From Lightnings to MiGs (Hardback)
From Cold War to Air Speed Records
'From Lightnings to MiGs features a selection of previously unseen photographs complementing a memoir which throws new light on the operational flying undertaken by some RAF pilots during the Cold War.' - 74 Squadron Association
It was supposed to be just a training flight. The two Soviet-manufactured MiG 21s, each with two practice bombs and four air-to-ground rockets, were lined up on the runway in Bangladesh at the height of the Cold War, when air traffic control suddenly reported an incursion by Indian Air Force Jaguars. Though ill-equipped for combat, the two MiGs were scrambled.
One of the MiGs’ pilots was an RAF officer – Squadron Leader Russell Peart. On a seven-month loan to the Bangladeshi Air Force, Peart suddenly found himself at the centre of the simmering hostility between two neighbouring nations. By the time they reached the area that had been threatened by the Indian pilots, the Jaguars had gone. Later, when Squadron Leader Russell Peart spoke of the incident to the British High Commissioner, he was told not to shoot down any Jaguars as the Indians had still not paid for them!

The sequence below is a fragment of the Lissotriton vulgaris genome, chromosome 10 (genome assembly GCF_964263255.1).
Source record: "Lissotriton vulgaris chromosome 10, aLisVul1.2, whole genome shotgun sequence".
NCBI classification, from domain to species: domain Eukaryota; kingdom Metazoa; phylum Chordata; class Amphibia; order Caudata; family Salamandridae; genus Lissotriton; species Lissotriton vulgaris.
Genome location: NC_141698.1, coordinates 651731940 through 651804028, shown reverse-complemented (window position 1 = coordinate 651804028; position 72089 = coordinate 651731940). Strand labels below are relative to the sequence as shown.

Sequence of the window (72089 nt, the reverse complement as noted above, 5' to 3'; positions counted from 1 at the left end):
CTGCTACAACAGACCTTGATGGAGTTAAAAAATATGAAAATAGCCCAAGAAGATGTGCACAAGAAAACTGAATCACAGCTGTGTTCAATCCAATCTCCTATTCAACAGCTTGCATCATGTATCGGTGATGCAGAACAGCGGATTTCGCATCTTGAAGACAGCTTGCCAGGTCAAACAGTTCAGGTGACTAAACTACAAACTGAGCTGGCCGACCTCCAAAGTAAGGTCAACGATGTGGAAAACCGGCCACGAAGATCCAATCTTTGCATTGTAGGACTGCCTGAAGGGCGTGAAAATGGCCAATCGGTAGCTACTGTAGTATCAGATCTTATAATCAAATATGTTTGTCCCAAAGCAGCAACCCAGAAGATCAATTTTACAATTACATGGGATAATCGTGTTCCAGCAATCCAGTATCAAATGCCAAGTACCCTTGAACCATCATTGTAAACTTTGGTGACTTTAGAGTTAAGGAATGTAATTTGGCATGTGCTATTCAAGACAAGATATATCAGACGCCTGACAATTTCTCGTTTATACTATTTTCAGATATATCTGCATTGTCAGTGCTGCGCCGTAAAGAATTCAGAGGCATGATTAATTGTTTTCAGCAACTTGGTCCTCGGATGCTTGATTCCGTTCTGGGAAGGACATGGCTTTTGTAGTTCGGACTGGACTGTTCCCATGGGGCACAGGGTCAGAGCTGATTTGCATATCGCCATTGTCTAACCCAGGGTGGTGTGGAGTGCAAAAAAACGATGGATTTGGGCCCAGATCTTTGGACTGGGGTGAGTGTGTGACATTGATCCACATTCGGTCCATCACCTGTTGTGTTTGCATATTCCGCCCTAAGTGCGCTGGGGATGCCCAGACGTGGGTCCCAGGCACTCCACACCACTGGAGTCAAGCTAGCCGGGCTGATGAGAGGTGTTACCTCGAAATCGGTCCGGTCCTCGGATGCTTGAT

Russell Peart flew many other aircraft in his varied career, including the MiG 19, and while a test pilot at Boscombe Down trialled such designs as the Tornado GR1. But it was whilst he was seconded to the Sultan of Oman’s Air Force, particularly during the so-called ‘Secret War’ in Dhofar, that he saw the most action. In that theatre the author flew some 200 operational sorties, 180 of which involved live fire, during which he was hit many times. He was also hit and wounded by a 75mm shell.
Russ Peart has written in detail of his exciting RAF career, from flying Lightnings in the Far East to winning the top prize in the International Tactical Bombing Competition against a handpicked team of United States Air Force fighter pilots and being awarded the Sultan Of Oman’s Distinguished Service Medal. Supplemented by a selection of previously unseen photographs, this uniquely original memoir throws new light on the operational flying undertaken by some RAF pilots during the tense years of the Cold War.
This is no ordinary memoir. Moving back and forth through time, two stories with fascinating parallels gradually unfold. One is of a Second World War Spitfire ace whose flying career came to a premature end when he was shot down and lost an eye, the other is about his progeny, a second generation fighter pilot who rose to the rank of air marshal. There were times when the lives of both father and son, ‘Robbie’ and ‘Black’ Robertson, hung in the balance – occasions when survival was simply a matter of luck. The narrative is unique in its use of two separate and distinct voices. The author’s…By Air Mshl ‘Black’ Robertson
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